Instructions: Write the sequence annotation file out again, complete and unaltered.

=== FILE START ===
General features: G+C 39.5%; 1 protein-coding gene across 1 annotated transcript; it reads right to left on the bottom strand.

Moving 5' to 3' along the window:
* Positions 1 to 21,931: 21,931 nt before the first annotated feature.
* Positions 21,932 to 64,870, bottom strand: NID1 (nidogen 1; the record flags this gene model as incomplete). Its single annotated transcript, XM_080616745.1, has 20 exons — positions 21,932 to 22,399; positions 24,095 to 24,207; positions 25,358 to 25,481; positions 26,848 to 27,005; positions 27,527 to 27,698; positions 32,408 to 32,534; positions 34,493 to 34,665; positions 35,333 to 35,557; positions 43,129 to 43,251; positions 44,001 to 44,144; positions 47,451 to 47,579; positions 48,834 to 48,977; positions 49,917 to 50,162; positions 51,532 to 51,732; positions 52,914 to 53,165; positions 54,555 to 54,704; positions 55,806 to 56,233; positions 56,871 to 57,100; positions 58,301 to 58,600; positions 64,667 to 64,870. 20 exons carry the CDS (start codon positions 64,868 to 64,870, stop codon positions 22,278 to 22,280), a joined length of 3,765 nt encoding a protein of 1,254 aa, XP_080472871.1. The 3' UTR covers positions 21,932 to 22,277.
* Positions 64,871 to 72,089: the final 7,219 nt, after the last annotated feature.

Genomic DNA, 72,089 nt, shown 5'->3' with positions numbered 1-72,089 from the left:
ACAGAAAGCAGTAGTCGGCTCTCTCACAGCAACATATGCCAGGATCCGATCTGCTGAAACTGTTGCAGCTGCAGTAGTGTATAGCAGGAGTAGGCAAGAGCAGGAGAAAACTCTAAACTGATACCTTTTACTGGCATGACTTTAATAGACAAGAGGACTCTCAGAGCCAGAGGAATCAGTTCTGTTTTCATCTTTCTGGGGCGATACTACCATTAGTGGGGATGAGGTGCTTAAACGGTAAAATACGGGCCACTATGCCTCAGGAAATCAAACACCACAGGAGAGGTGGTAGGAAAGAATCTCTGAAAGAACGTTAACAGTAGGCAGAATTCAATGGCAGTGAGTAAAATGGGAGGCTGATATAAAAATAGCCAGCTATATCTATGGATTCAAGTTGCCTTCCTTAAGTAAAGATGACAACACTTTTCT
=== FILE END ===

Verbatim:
General features: G+C 39.5%; 1 protein-coding gene across 1 annotated transcript; it reads right to left on the bottom strand.

Moving 5' to 3' along the window:
* Positions 1 to 21,931: 21,931 nt before the first annotated feature.
* Positions 21,932 to 64,870, bottom strand: NID1 (nidogen 1; the record flags this gene model as incomplete). Its single annotated transcript, XM_080616745.1, has 20 exons — positions 21,932 to 22,399; positions 24,095 to 24,207; positions 25,358 to 25,481; positions 26,848 to 27,005; positions 27,527 to 27,698; positions 32,408 to 32,534; positions 34,493 to 34,665; positions 35,333 to 35,557; positions 43,129 to 43,251; positions 44,001 to 44,144; positions 47,451 to 47,579; positions 48,834 to 48,977; positions 49,917 to 50,162; positions 51,532 to 51,732; positions 52,914 to 53,165; positions 54,555 to 54,704; positions 55,806 to 56,233; positions 56,871 to 57,100; positions 58,301 to 58,600; positions 64,667 to 64,870. 20 exons carry the CDS (start codon positions 64,868 to 64,870, stop codon positions 22,278 to 22,280), a joined length of 3,765 nt encoding a protein of 1,254 aa, XP_080472871.1. The 3' UTR covers positions 21,932 to 22,277.
* Positions 64,871 to 72,089: the final 7,219 nt, after the last annotated feature.

Genomic DNA, 72,089 nt, shown 5'->3' with positions numbered 1-72,089 from the left:
ACAGAAAGCAGTAGTCGGCTCTCTCACAGCAACATATGCCAGGATCCGATCTGCTGAAACTGTTGCAGCTGCAGTAGTGTATAGCAGGAGTAGGCAAGAGCAGGAGAAAACTCTAAACTGATACCTTTTACTGGCATGACTTTAATAGACAAGAGGACTCTCAGAGCCAGAGGAATCAGTTCTGTTTTCATCTTTCTGGGGCGATACTACCATTAGTGGGGATGAGGTGCTTAAACGGTAAAATACGGGCCACTATGCCTCAGGAAATCAAACACCACAGGAGAGGTGGTAGGAAAGAATCTCTGAAAGAACGTTAACAGTAGGCAGAATTCAATGGCAGTGAGTAAAATGGGAGGCTGATATAAAAATAGCCAGCTATATCTATGGATTCAAGTTGCCTTCCTTAAGTAAAGATGACAACACTTTTCT